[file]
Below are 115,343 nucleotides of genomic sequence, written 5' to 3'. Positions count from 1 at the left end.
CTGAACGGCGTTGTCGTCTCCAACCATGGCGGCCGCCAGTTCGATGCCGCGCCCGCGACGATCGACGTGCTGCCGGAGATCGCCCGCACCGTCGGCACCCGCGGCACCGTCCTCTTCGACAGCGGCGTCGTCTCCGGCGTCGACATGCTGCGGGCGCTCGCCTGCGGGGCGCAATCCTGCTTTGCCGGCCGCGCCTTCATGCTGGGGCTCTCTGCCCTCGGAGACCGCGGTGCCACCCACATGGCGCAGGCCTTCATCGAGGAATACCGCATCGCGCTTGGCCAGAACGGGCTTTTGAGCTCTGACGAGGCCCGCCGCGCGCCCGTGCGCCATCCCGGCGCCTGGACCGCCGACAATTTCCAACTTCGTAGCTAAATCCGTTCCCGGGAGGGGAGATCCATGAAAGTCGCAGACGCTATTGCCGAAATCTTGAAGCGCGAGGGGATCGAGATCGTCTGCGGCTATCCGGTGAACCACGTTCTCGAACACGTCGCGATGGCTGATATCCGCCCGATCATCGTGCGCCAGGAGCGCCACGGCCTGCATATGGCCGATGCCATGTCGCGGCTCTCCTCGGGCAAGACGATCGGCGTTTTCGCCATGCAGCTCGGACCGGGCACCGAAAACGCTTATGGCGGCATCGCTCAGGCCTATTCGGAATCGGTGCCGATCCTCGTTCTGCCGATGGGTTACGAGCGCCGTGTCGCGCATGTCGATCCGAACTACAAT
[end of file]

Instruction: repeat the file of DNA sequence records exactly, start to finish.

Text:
Below are 115,343 nucleotides of genomic sequence, written 5' to 3'. Positions count from 1 at the left end.
CTGAACGGCGTTGTCGTCTCCAACCATGGCGGCCGCCAGTTCGATGCCGCGCCCGCGACGATCGACGTGCTGCCGGAGATCGCCCGCACCGTCGGCACCCGCGGCACCGTCCTCTTCGACAGCGGCGTCGTCTCCGGCGTCGACATGCTGCGGGCGCTCGCCTGCGGGGCGCAATCCTGCTTTGCCGGCCGCGCCTTCATGCTGGGGCTCTCTGCCCTCGGAGACCGCGGTGCCACCCACATGGCGCAGGCCTTCATCGAGGAATACCGCATCGCGCTTGGCCAGAACGGGCTTTTGAGCTCTGACGAGGCCCGCCGCGCGCCCGTGCGCCATCCCGGCGCCTGGACCGCCGACAATTTCCAACTTCGTAGCTAAATCCGTTCCCGGGAGGGGAGATCCATGAAAGTCGCAGACGCTATTGCCGAAATCTTGAAGCGCGAGGGGATCGAGATCGTCTGCGGCTATCCGGTGAACCACGTTCTCGAACACGTCGCGATGGCTGATATCCGCCCGATCATCGTGCGCCAGGAGCGCCACGGCCTGCATATGGCCGATGCCATGTCGCGGCTCTCCTCGGGCAAGACGATCGGCGTTTTCGCCATGCAGCTCGGACCGGGCACCGAAAACGCTTATGGCGGCATCGCTCAGGCCTATTCGGAATCGGTGCCGATCCTCGTTCTGCCGATGGGTTACGAGCGCCGTGTCGCGCATGTCGATCCGAACTACAAT